Birthday Boy

Twenty-seven years ago today, in a place that no longer exists, a bouncing baby boy was born. That place was the naval hospital at Marine Corps Air Station Cherry Point in North Carolina, and the boy was my son, whom readers know as El Noble. The naval hospital has long since been demolished and rebuilt in a different location on board MCAS Cherry Point. El Noble has not been rebuilt, but thanks to his father’s occupation, he has been relocated roughly 15 times.

Weighing in at 10 pounds, 3 ounces, El Noble was the second largest baby born at that facility that month. Surpassed only by the 11 pound, 2 ounce toddler born the day before him, nearly everyone predicted he would become a football player. As is his habit, he went his own way and opted instead to play soccer, baseball, and tennis.

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Given his precociousness, his choice of sports, and his nomadic lifestyle, one might say that El Noble has always been a man on the move. Before he was old enough to ride a bike, my dad and two brothers chipped in and bought him a battery powered Jeep for his birthday in 1989.

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That Jeep was a great source of pleasure to him before it was stolen from our garage a year or so later. It was also a great source of pain to his sister, Princess Primrose, who—although she never saw it in person—to this day feels cheated for having never had a battery powered Jeep of her own.

Later on, El Noble would fill the hole left in his heart by the stolen battery powered Jeep by purchasing a used gas powered Jeep with money he saved working summers for one of the uncles who gave him the first Jeep. His sister, meanwhile, attempted to fill the hole left in her heart by her lack of a battery powered Jeep by purchasing a used convertible with money she saved working at Fleet Farm, but she’s still not over it.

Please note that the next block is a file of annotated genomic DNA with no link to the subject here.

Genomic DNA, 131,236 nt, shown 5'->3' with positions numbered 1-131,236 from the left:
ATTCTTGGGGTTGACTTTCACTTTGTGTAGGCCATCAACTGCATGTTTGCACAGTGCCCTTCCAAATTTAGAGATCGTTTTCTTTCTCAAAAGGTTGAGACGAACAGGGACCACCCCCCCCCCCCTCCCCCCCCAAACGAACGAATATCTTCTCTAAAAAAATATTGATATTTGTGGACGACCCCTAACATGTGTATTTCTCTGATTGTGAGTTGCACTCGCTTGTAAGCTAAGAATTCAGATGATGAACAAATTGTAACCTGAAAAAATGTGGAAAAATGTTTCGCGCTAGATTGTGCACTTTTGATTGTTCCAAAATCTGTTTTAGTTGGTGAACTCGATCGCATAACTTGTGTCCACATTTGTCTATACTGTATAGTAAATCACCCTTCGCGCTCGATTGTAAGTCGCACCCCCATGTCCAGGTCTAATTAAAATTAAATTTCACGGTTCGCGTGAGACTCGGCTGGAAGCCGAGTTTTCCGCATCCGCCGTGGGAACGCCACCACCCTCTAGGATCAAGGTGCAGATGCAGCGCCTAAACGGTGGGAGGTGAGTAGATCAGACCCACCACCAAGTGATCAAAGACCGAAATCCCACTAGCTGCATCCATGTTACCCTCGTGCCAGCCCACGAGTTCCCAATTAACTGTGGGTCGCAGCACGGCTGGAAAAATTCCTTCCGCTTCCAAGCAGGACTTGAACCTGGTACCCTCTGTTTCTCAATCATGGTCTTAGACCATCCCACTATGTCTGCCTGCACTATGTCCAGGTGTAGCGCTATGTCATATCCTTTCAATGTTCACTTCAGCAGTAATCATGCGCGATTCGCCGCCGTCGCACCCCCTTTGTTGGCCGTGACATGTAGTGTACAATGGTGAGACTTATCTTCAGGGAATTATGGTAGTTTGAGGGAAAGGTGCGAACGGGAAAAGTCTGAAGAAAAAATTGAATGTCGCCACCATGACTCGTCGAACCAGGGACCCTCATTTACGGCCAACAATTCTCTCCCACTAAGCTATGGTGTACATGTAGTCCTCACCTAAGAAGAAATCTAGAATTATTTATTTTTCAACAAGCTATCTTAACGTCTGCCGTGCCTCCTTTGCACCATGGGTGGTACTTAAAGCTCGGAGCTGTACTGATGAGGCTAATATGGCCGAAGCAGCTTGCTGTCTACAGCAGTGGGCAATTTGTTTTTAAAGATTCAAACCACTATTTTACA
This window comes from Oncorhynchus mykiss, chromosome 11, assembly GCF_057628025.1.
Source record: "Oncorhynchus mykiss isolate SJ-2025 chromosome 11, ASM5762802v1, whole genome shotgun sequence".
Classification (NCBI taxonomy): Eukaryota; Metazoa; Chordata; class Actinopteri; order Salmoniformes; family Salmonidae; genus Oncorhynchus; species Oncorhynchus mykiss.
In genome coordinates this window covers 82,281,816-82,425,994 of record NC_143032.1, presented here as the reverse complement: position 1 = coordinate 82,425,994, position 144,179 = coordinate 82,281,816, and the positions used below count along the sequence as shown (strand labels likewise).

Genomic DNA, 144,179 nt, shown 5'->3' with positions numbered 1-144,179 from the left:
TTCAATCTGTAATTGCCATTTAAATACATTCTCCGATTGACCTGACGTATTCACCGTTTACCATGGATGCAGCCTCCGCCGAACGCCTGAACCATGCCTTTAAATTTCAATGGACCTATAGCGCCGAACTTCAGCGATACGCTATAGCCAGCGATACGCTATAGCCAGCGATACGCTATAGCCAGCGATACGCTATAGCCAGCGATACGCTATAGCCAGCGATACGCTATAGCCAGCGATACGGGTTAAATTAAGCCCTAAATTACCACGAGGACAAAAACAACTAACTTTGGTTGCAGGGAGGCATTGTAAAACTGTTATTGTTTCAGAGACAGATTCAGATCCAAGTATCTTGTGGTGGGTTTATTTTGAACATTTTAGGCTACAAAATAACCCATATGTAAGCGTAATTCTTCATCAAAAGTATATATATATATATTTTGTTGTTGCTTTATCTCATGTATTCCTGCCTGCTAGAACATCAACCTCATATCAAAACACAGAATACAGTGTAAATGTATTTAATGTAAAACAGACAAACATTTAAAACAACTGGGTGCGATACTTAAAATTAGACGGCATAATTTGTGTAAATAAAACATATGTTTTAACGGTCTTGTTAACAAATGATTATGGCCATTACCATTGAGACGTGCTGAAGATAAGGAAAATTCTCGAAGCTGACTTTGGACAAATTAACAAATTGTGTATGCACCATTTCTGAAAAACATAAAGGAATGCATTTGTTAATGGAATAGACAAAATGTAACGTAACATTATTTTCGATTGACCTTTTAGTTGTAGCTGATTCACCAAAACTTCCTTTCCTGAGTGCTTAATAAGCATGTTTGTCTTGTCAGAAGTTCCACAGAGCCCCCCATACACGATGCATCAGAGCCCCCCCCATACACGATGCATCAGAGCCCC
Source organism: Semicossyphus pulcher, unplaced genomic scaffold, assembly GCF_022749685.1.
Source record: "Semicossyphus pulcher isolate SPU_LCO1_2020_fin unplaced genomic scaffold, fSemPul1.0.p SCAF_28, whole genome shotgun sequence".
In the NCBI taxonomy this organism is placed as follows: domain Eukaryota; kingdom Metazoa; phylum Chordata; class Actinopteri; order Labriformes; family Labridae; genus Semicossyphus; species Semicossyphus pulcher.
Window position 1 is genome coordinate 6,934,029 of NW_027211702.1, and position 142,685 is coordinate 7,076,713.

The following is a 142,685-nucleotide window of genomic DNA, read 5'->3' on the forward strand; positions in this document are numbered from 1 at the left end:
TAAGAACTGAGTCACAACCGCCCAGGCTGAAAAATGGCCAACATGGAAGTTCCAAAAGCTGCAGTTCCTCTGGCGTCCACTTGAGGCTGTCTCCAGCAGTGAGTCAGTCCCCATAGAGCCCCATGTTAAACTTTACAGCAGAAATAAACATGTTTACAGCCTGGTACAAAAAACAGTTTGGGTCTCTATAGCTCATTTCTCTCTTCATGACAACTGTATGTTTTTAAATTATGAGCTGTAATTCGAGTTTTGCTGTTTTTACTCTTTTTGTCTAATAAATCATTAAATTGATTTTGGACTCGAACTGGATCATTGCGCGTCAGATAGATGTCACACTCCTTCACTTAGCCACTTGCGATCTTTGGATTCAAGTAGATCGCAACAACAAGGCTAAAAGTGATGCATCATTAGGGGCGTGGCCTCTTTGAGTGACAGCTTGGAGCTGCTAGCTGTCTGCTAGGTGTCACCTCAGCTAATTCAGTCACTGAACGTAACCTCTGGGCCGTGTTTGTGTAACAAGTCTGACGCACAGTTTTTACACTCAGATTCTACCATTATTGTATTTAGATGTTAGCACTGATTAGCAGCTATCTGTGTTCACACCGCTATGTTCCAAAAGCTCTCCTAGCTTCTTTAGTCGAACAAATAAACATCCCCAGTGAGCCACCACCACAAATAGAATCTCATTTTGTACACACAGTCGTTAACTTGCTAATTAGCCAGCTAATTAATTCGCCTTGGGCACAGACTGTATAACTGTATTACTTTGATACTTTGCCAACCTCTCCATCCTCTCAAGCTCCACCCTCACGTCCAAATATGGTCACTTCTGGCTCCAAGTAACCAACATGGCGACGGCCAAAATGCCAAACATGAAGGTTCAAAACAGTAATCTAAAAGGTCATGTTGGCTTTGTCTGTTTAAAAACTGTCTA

In between his first and second cars, El Noble kept himself very busy. In addition to youth and high school sports, he amused himself by scaring me to half to death. In truth, the terror I felt was almost always a self-inflicted wound, as I was the one who allowed and often encouraged him to spread his wings. It was I, for example, who in April of 1992 agreed to let my friend LaVon teach him to ride a bike by ripping off his training wheels with her bare hands and pushing him repeatedly along the path that surrounds Lake Nokomis.

Don’t ask me why I agreed to this. My only defense is that I was pregnant with the Princess at the time, and wasn’t thinking clearly. Especially when Von laughingly asked, as he neared the boat ramp several yards ahead of us after having mastered the task of remaining upright on two wheels, “Wouldn’t it be funny if he lost control when he hit that boat ramp and rolled headfirst into the lake?” For instead of kicking her in the shins or running—okay, waddling fast—to catch up to and prevent my first born child from plunging into the ice cold waters of Lake Nokomis, I laughed right along with her. That is, until he hit the boat ramp, lost control, and rolled headfirst into the lake. As per her promise, LaVon went in after him. She also gave him her dry jacket and happily absorbed all the vitriol he unleashed upon her for laughing at his misfortune.